What is Ransomware?
Like the name implies, “ransomware” is essentially a malicious program that allows your computer or server to be sabotaged and held at ransom, while cybercriminals demand you do something for them in order for you to regain access.
Often, hackers demand money under the threat that they will erase everything you’ve ever saved or created on the computer.
All forms of ransomware put a halt to your computer usage, preventing you from operating your system.
A dialogue box may pop up and demand a payment in order to use your computer again.
Some forms of ransomware can be quite complex and result in the encryption of your computer files.
With the files scrambled, you may be asked to make a payment or even complete another task – taking a survey, for instance – in order to unlock what already belongs to you.
In extreme cases, a victim’s hard drive might be locked permanently.
How does ransomware work?
Computers often fall prey to ransomware attacks through typical phishing scams, which involve malicious email attachments or links.
A victim clicks on an attachment or tries to open a link, both of which look legitimate, only to be infected.
In many cases, once a lock has been placed on a computer, cybercriminals demand their ransom.
It could be a small amount, cost hundreds, or even thousands of dollars.
They typically demand payment in the form of a Bitcoin or through an untraceable form of prepaid cards.
Now, mobile devices also face the threat of being hacked and held at ransom.
How do I protect my devices?
First of all, use updated antivirus products and ensure all other software you use is kept up to date.
But be aware.
Anti-virus companies often can’t keep up with the growing number of threats, and once your computer is held at ransom, there’s a significant chance you’ll never get your data back – even if you pay the so-called ransom.
Here are some tips:
- Having a pop-up blocker will protect against ransomware threats.
- Avoid suspicious emails or links.
- The best way to prevent being a victim ransomware could be the easiest: keep backup files of your data. Make it a point to keep duplicates of all files, and store them on an external device, such as a USB or external hard drive. If you keep duplicates, there’s no need to even consider paying a criminal to unlock your computer.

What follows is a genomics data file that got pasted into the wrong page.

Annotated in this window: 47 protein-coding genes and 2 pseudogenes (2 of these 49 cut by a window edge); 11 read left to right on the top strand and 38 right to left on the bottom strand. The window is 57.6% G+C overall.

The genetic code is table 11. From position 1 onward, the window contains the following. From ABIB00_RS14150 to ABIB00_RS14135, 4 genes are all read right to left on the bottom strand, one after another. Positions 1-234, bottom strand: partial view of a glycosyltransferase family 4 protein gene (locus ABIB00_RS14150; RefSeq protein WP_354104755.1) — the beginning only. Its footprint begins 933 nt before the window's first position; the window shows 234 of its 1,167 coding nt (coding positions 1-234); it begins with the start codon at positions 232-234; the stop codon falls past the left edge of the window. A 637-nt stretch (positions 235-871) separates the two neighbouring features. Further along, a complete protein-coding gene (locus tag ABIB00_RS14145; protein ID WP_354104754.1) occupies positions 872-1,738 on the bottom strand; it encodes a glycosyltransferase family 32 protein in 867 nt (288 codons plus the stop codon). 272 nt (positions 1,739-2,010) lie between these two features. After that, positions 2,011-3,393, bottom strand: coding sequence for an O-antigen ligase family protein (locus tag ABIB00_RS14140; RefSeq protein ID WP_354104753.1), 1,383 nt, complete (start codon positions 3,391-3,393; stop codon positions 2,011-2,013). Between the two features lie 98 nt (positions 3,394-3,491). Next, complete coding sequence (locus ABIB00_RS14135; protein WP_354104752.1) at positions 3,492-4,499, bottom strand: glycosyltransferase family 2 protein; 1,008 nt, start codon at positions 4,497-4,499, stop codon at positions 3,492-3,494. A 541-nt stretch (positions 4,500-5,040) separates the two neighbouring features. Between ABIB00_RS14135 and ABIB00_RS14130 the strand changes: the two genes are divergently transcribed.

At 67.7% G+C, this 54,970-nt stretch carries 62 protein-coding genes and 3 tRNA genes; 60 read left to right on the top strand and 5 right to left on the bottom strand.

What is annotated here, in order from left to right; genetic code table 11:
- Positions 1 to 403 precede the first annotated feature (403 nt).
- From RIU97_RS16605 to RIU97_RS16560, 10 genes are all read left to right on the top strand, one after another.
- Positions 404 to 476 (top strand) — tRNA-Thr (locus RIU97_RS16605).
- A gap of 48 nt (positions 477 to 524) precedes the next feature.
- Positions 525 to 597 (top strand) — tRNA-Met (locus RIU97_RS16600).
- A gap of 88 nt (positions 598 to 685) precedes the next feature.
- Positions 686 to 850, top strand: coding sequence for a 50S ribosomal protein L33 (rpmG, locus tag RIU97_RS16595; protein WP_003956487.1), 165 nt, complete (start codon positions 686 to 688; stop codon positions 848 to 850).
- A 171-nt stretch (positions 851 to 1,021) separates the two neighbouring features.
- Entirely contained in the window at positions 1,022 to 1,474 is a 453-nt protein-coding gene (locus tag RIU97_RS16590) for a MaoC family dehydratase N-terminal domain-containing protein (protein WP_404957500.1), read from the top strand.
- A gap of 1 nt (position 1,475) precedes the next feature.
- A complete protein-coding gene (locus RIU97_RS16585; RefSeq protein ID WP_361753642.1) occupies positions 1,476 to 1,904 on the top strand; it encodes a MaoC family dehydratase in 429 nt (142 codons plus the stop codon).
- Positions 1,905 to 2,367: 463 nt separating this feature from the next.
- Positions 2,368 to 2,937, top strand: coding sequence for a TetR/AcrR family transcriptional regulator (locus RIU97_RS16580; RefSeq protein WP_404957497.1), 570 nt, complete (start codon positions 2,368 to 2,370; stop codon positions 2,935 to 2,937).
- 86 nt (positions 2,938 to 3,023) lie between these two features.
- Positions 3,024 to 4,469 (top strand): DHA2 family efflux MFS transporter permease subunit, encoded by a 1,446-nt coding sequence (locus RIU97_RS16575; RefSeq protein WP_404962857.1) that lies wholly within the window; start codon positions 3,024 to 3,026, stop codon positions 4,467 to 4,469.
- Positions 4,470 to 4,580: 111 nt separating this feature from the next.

How do I remove ransomware?
Most ransomware occurs through computers that use Windows; Macs are a small percentage of ransomware incidents.
According to Windows, removing ransomware depends on a couple of factors.
If your web browser is locked, you can try to use the Windows “Task Manager” to force the browser to quit.
You can do this by opening the Task Manager and clicking on the name of your browser in the list of Applications or Processes.
Next, click on “End Task.” When your browser closes, reopen it, but do NOT ask to restore your previous session.
If your computer is locked, you can download the Microsoft Safety Scanner from a “clean, non-infected PC,” Microsoft suggests.
Copy that file to a blank CD or USB drive and place the device into the infected computer.
Then, try to restart your PC in safe mode. (Go to microsoft.com to find directions on this process; it varies based on which version of Windows is being used.)
Once you’re in the safe mode, run the Microsoft Safety Scanner.
If you’re unable to complete the safety scanner process, you may have to rely on Windows Defender Offline, which can also be found on the Internet.
If you’re unfamiliar with either of these methods, contact a qualified computer technician to help you get rid of the problem.